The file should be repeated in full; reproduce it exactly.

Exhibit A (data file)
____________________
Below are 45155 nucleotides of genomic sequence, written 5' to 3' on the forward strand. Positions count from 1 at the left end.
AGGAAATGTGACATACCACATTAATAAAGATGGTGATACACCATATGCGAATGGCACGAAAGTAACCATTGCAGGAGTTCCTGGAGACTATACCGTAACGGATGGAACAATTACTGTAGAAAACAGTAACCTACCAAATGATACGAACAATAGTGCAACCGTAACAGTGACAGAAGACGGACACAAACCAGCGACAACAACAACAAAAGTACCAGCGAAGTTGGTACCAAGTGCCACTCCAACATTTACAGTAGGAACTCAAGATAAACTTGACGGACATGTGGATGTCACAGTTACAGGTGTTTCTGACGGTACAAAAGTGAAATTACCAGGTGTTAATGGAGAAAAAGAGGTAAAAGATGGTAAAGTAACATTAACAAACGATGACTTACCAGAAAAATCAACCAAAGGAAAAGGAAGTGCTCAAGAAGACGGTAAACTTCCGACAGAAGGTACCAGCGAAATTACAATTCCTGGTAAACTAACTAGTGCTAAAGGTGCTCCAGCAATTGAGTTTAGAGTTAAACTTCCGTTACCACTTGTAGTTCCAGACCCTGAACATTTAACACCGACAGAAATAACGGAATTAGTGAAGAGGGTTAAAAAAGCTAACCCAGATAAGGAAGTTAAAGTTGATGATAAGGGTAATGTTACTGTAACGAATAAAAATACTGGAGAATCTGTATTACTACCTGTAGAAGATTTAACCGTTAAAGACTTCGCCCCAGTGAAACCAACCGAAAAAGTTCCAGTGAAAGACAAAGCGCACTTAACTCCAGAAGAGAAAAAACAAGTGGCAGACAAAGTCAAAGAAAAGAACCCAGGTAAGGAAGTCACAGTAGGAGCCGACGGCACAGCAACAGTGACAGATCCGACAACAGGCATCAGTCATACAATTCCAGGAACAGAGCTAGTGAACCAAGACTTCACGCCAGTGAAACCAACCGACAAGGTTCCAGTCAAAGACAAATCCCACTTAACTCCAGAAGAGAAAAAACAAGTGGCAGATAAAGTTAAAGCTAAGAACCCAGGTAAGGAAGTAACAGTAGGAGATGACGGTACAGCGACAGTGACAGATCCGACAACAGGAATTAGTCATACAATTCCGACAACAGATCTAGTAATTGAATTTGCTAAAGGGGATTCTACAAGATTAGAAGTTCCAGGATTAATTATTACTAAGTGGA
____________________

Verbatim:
Below are 45155 nucleotides of genomic sequence, written 5' to 3' on the forward strand. Positions count from 1 at the left end.
AGGAAATGTGACATACCACATTAATAAAGATGGTGATACACCATATGCGAATGGCACGAAAGTAACCATTGCAGGAGTTCCTGGAGACTATACCGTAACGGATGGAACAATTACTGTAGAAAACAGTAACCTACCAAATGATACGAACAATAGTGCAACCGTAACAGTGACAGAAGACGGACACAAACCAGCGACAACAACAACAAAAGTACCAGCGAAGTTGGTACCAAGTGCCACTCCAACATTTACAGTAGGAACTCAAGATAAACTTGACGGACATGTGGATGTCACAGTTACAGGTGTTTCTGACGGTACAAAAGTGAAATTACCAGGTGTTAATGGAGAAAAAGAGGTAAAAGATGGTAAAGTAACATTAACAAACGATGACTTACCAGAAAAATCAACCAAAGGAAAAGGAAGTGCTCAAGAAGACGGTAAACTTCCGACAGAAGGTACCAGCGAAATTACAATTCCTGGTAAACTAACTAGTGCTAAAGGTGCTCCAGCAATTGAGTTTAGAGTTAAACTTCCGTTACCACTTGTAGTTCCAGACCCTGAACATTTAACACCGACAGAAATAACGGAATTAGTGAAGAGGGTTAAAAAAGCTAACCCAGATAAGGAAGTTAAAGTTGATGATAAGGGTAATGTTACTGTAACGAATAAAAATACTGGAGAATCTGTATTACTACCTGTAGAAGATTTAACCGTTAAAGACTTCGCCCCAGTGAAACCAACCGAAAAAGTTCCAGTGAAAGACAAAGCGCACTTAACTCCAGAAGAGAAAAAACAAGTGGCAGACAAAGTCAAAGAAAAGAACCCAGGTAAGGAAGTCACAGTAGGAGCCGACGGCACAGCAACAGTGACAGATCCGACAACAGGCATCAGTCATACAATTCCAGGAACAGAGCTAGTGAACCAAGACTTCACGCCAGTGAAACCAACCGACAAGGTTCCAGTCAAAGACAAATCCCACTTAACTCCAGAAGAGAAAAAACAAGTGGCAGATAAAGTTAAAGCTAAGAACCCAGGTAAGGAAGTAACAGTAGGAGATGACGGTACAGCGACAGTGACAGATCCGACAACAGGAATTAGTCATACAATTCCGACAACAGATCTAGTAATTGAATTTGCTAAAGGGGATTCTACAAGATTAGAAGTTCCAGGATTAATTATTACTAAGTGGA